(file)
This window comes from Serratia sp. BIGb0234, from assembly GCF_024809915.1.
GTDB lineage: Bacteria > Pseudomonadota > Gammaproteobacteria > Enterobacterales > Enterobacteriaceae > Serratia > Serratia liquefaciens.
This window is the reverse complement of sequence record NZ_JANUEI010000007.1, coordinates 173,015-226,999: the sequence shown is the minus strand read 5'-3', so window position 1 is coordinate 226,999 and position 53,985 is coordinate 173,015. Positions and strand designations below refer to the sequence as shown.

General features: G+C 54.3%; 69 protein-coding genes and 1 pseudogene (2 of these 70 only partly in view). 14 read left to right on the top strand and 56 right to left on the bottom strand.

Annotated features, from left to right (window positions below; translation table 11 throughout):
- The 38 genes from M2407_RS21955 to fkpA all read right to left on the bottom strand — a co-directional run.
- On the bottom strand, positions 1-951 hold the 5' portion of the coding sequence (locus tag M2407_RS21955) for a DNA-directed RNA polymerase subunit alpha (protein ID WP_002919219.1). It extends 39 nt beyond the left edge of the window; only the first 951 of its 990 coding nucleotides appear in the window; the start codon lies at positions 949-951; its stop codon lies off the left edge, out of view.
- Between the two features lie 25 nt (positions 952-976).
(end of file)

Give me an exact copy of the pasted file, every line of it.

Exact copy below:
This window comes from Serratia sp. BIGb0234, from assembly GCF_024809915.1.
GTDB lineage: Bacteria > Pseudomonadota > Gammaproteobacteria > Enterobacterales > Enterobacteriaceae > Serratia > Serratia liquefaciens.
This window is the reverse complement of sequence record NZ_JANUEI010000007.1, coordinates 173,015-226,999: the sequence shown is the minus strand read 5'-3', so window position 1 is coordinate 226,999 and position 53,985 is coordinate 173,015. Positions and strand designations below refer to the sequence as shown.

General features: G+C 54.3%; 69 protein-coding genes and 1 pseudogene (2 of these 70 only partly in view). 14 read left to right on the top strand and 56 right to left on the bottom strand.

Annotated features, from left to right (window positions below; translation table 11 throughout):
- The 38 genes from M2407_RS21955 to fkpA all read right to left on the bottom strand — a co-directional run.
- On the bottom strand, positions 1-951 hold the 5' portion of the coding sequence (locus tag M2407_RS21955) for a DNA-directed RNA polymerase subunit alpha (protein ID WP_002919219.1). It extends 39 nt beyond the left edge of the window; only the first 951 of its 990 coding nucleotides appear in the window; the start codon lies at positions 949-951; its stop codon lies off the left edge, out of view.
- Between the two features lie 25 nt (positions 952-976).